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By Rob Natelson
Americans traditionally have revered their Constitution—as they should, if only because of the astounding success the United States has enjoyed under its governance.
However, the Constitution always has had critics, particularly among those who believe the federal government should be all-powerful rather than limited in scope. Socialists, for example, recognize that the Constitution’s restrictions on federal authority could frustrate their plans for intrusive government programs, such as the Green New Deal.
Recently, socialism has come back into fashion, thereby intensifying the assaults on the Constitution. These assaults come from politicians, political activists, and academics—including many academics who should know better.
Most of these attacks reveal ignorance of the reasons behind the Constitution’s rules and of the history of the document’s drafting and ratification. That history encompasses the framing of the document in 1787 and its ratification by popularly elected conventions in the 13 original states and in Vermont, meeting from late 1787 through 1791.
One common charge against the Constitution is that it is “undemocratic.” Certainly the Constitution sometimes denies temporary majorities their immediate wishes. For example, the First Amendment prohibits most laws restricting speech, even when a majority favors enacting them. And sometimes, though rarely, the presidential election system (of which one component is the Electoral College) produces a winner who didn’t garner a plurality of the national popular vote.
Why does the Constitution restrict majorities that way? Because the founders recognized that for self-governance to work, it must respect certain rules, including rules that curb majority demands. The founders had learned from history that when democracies tyrannize minorities, they degenerate into dictatorships or civil war.
Subsequent history has amply vindicated the founders’ judgment. Democracies in which temporary majorities can squelch dissenting speech don’t last long. Countries that elect their chief executives by simple popular pluralities suffer from instability and corruption.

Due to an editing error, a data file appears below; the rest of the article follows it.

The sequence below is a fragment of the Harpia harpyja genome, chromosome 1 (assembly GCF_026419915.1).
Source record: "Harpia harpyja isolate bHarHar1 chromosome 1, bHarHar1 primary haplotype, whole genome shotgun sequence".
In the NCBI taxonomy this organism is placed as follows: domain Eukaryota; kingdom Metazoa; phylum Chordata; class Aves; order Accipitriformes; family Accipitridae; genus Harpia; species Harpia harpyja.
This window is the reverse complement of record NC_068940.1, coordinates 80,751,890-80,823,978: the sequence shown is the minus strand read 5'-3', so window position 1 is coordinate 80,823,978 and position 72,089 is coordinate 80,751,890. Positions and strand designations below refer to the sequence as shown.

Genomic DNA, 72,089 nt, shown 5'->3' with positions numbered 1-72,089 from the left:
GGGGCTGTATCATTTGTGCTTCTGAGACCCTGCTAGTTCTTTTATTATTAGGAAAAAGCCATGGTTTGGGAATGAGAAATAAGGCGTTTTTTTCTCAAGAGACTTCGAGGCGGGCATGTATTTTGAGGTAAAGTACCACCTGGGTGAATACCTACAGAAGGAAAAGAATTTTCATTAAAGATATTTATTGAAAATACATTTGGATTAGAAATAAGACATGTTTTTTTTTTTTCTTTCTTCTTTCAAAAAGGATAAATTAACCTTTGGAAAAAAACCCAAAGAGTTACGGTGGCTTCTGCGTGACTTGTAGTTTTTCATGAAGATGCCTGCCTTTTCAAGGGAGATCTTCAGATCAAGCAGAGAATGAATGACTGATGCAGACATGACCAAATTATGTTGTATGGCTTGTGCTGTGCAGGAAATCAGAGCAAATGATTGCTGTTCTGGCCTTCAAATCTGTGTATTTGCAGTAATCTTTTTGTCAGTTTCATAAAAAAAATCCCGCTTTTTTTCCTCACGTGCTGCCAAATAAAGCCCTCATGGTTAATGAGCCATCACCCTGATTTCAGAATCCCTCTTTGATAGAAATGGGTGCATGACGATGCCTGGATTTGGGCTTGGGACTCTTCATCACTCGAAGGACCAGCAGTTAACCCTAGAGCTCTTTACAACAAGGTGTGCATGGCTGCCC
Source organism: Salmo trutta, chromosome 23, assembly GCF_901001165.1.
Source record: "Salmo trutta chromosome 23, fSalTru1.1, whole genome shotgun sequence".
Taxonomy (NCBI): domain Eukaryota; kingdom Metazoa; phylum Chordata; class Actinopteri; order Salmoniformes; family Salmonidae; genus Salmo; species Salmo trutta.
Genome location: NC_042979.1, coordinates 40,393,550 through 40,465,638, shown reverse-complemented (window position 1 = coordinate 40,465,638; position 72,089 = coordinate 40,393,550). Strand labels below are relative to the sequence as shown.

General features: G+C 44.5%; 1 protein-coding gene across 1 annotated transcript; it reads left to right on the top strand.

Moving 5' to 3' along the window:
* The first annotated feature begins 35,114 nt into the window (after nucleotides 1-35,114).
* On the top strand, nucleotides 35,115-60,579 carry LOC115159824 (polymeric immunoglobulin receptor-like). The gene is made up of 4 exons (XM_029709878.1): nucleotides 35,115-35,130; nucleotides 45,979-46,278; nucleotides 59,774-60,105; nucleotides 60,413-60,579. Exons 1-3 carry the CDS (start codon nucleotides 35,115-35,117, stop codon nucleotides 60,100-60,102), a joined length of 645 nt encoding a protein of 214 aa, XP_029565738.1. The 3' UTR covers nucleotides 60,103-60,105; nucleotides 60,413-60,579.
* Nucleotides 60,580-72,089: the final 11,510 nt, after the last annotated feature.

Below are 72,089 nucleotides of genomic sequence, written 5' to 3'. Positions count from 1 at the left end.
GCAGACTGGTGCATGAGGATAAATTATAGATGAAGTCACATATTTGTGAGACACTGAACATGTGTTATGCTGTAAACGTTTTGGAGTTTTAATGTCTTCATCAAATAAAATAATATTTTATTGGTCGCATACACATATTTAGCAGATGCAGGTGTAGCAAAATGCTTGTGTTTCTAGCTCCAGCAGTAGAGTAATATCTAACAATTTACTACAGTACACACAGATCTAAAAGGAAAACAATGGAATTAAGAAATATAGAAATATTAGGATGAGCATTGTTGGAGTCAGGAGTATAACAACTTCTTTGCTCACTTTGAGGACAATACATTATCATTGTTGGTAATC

Another common claim is that the Constitution is sexist because it allegedly discriminates against women and was adopted only by men. But that claim is substantially false. Nothing in the document discriminates against women. The drafting convention of 1787 deliberately composed it in a gender-neutral way, foreseeing that women eventually would participate more fully in national politics. Some of the Constitution’s opponents criticized this, but the framers’ foresight proved accurate when an amendment protecting female suffrage was added to the Constitution in 1919.
Nor is it factual to say that the Constitution was adopted only by men. It’s true that when the document was ratified, most states didn’t allow women to vote. But women participated actively in the public debate over ratification. They also composed a significant portion of the New Jersey electorate, which supported the Constitution overwhelmingly. There are fragmentary records of women voting in other locations as well.
Still another charge is that the Constitution was adopted by slaveholders. If this were true, it would not be surprising: At the time, almost every nation recognized slavery.
In fact, however, the claim that slaveholders adopted the Constitution is substantially false.
The 1787 convention drafted the Constitution, but it became law only when ratified by popular conventions meeting in each state. Slaveholders composed only a tiny percentage of the voters electing state delegates. Similarly, slaveholders probably composed only a sliver of the 1757 delegates in the 14 state ratifying conventions.